The current study has major strengths. First, we used validated tools for assessing the HCWs skin condition, as recommended in the WHO Guidelines for Hand Hygiene in the Healthcare Setting [8, 17, 20, 21]. In previous studies, these tools exhibited an excellent correlation with physiological measures of skin evaluation, such as skin water loss and transepidermal evaluation [2, 21, 22]. Furthermore, we conducted the study in real-life conditions during a sufficient period of time for cumulative skin adverse effects to happen (7 working days for each tested ABHR formulation). According to Larson and colleagues [23], 3 working days is the minimum period necessary to effectively compare the skin tolerance of different agents for hand hygiene, in high workload conditions with a high number of hand hygiene opportunities per hour of patient care [23].

The present study is subject to some limitations. It was performed in a single center with a sample of 40 HCWs. Therefore, larger studies are necessary to confirm these results. Another limitation was that we did not evaluate the volume of EBHR used, nor the friction time, that are important determinants of the quality of hand decontamination and may influence the occurrence of adverse events [24]. Finally, we cannot totally rule out the possibility of a carrying-over effect, i.e., the residual effect of one of the formulations affecting the results of the next one. To minimize this possibility, all participants were assessed only after having used the formulation for at least 7 working-days, believing it would be enough to dissipate the effects of the previous formulation.

Future studies should confirm that the 0.5% glycerol WHO-modified EBHR formulation is microbiologically superior to the WHO original formulation, as expected by extrapolation of the results from studies by Suchomel and colleagues [5, 6].


In conclusion, our results demonstrate that, in a tropical climate setting, the WHO-modified EBHR formulation containing 0.5% glycerol led to better ratings of skin tolerance than the original formulation, and, therefore, may offer the best balance between skin tolerance and antimicrobial efficacy.

Availability of data and materials

The anonymised datasets analysed during the current study are available from the corresponding author (FBR; on reasonable request, as long as this meets local ethics and research governance criteria. All data generated or analyzed during this study are included in this published article.



95% Confidence Interval


Alcohol-based hand-rub


Ethanol-based hand-rub


Healthcare workers; v/v: volume/volume


Intensive care unit




Standard deviation


World Health Organization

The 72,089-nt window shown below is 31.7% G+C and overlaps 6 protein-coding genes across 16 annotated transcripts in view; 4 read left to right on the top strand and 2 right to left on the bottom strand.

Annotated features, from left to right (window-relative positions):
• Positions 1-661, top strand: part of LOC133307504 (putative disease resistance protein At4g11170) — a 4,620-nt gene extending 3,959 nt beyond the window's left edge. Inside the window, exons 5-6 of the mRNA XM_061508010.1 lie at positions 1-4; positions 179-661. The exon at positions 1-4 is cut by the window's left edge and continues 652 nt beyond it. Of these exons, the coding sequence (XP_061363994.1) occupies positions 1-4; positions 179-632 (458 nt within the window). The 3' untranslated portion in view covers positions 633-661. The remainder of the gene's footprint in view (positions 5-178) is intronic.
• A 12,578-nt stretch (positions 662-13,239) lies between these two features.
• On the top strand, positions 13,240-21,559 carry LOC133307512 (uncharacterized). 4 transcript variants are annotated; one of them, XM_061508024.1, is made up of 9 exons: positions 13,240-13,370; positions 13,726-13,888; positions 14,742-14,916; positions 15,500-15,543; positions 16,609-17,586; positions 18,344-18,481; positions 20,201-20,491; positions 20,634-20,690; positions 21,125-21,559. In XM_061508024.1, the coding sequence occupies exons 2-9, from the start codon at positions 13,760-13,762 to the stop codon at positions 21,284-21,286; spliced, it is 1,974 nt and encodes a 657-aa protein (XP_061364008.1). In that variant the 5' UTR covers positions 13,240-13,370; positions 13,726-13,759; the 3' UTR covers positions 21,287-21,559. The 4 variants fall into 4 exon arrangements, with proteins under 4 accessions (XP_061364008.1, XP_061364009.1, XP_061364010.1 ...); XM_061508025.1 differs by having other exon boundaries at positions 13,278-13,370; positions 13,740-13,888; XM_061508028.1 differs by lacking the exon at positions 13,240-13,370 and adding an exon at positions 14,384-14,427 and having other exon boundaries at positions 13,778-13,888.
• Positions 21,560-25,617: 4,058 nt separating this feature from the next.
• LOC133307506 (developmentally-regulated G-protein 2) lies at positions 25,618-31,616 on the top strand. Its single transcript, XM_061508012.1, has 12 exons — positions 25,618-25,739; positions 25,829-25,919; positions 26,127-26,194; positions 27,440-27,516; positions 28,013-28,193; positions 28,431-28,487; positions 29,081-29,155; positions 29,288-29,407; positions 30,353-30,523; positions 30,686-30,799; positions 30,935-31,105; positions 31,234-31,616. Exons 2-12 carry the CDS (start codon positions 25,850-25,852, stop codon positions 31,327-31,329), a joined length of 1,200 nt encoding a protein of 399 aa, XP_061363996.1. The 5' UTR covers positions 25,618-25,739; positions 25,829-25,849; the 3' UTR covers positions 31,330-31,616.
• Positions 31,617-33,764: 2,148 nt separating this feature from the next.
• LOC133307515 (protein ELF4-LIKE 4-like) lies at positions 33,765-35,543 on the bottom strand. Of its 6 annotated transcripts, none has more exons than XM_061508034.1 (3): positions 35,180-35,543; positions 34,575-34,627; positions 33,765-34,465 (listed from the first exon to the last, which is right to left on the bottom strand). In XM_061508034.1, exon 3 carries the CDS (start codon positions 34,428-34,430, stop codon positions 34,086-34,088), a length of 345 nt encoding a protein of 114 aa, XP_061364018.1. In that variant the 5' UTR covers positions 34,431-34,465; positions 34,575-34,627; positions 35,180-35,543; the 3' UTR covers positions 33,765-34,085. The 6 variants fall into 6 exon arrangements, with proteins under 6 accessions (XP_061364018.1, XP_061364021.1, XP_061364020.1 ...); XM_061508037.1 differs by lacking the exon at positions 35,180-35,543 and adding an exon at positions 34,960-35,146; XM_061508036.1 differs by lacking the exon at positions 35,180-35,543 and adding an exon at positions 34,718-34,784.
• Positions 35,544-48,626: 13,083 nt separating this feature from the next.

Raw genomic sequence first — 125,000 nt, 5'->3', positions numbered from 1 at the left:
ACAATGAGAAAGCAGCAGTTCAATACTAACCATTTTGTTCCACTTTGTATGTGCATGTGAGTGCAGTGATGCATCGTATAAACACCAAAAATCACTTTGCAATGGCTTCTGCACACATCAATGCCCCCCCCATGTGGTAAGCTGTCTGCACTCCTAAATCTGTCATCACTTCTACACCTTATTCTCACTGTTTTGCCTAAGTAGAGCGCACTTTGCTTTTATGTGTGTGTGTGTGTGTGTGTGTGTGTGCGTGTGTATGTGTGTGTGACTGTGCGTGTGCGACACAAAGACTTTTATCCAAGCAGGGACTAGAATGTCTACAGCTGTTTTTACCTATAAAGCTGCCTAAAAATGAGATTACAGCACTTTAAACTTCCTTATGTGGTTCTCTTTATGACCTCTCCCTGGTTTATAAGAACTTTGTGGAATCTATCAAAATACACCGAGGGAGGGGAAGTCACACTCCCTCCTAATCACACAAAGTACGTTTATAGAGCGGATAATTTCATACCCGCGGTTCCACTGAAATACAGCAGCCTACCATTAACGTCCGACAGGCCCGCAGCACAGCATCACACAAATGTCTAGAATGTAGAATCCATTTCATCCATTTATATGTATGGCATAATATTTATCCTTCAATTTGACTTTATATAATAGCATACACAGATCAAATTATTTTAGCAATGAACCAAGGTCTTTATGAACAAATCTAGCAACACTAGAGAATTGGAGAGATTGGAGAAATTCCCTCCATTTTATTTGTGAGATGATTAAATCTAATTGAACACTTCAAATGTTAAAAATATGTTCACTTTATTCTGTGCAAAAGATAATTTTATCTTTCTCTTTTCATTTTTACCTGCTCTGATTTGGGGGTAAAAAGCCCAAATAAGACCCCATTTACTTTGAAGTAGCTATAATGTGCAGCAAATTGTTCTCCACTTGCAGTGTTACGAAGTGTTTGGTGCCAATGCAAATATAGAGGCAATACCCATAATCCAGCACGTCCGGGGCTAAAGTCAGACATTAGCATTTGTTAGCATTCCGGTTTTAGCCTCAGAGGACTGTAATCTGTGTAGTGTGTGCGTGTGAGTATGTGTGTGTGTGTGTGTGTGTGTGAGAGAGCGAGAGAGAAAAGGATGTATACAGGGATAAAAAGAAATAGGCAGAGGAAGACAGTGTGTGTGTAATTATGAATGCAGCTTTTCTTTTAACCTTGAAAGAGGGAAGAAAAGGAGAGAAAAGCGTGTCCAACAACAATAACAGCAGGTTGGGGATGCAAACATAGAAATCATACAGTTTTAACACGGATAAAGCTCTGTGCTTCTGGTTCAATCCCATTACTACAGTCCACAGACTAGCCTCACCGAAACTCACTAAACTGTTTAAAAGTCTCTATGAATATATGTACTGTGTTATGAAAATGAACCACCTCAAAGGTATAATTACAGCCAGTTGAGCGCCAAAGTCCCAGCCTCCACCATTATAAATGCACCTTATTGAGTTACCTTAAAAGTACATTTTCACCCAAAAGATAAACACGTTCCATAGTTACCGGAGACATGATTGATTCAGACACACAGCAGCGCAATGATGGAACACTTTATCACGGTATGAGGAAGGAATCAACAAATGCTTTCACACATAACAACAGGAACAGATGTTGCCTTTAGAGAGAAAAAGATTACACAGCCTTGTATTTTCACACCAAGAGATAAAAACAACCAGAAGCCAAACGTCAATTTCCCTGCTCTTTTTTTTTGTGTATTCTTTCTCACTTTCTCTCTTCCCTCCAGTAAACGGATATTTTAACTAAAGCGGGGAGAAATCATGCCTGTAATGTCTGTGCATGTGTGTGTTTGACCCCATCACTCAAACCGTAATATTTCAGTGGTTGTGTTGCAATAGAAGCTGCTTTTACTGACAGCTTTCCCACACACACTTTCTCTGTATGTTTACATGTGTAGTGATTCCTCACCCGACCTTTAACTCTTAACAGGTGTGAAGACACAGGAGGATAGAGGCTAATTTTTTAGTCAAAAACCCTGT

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We would like to thank the Coordenação de Aperfeiçoamento de Pessoal de Nível Superior (CAPES) for the financial support of the present study, including a “sandwich scholarship” for Mayra Gonçalves Menegueti to conduct part of her doctoral research at the University of Washington, Unites States of America.


The University Hospital of the Ribeirão Preto Medical School provided the EBHR for the study. Other study costs were covered by Ribeirão Preto Nursing School, University of São Paulo, Ribeirão Preto, Brazil and Intensive Care Division, Ribeirão Preto Medical School, University of São Paulo, Ribeirão Preto, Brazil.

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Authors’ contributions: study concept and design: FBR; MGM; DP. Acquisition of data: MGM. Drafting of the manuscript: FBR; MGM; AML. Statistical analysis: MAC; MGM. Critical revision of the manuscript for important intellectual content: FBR; MGM; AML; MAC; EG; ABF; MAM; DP; DP. All authors read and approved the final manuscript.

Corresponding author

Correspondence to Mayra Gonçalves Menegueti.

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Ethics approval and consent to participate

The study protocol was approved by the Research Ethics Committee by the Ribeirão Preto Nursing School, University of São Paulo, Ribeirão Preto, Brazil, number 64803917.6.0000.5393.

All study participants signed the informed consent form.

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The authors declare that they have no competing interests.

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Menegueti, M.G., Laus, A.M., Ciol, M.A. et al. Glycerol content within the WHO ethanol-based handrub formulation: balancing tolerability with antimicrobial efficacy. Antimicrob Resist Infect Control 8, 109 (2019).

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  • Hand hygiene
  • World Health Organization
  • Alcohol-based hand rub
  • Glycerol
  • Skin tolerability
  • Essential medicines list
  • Low-income countries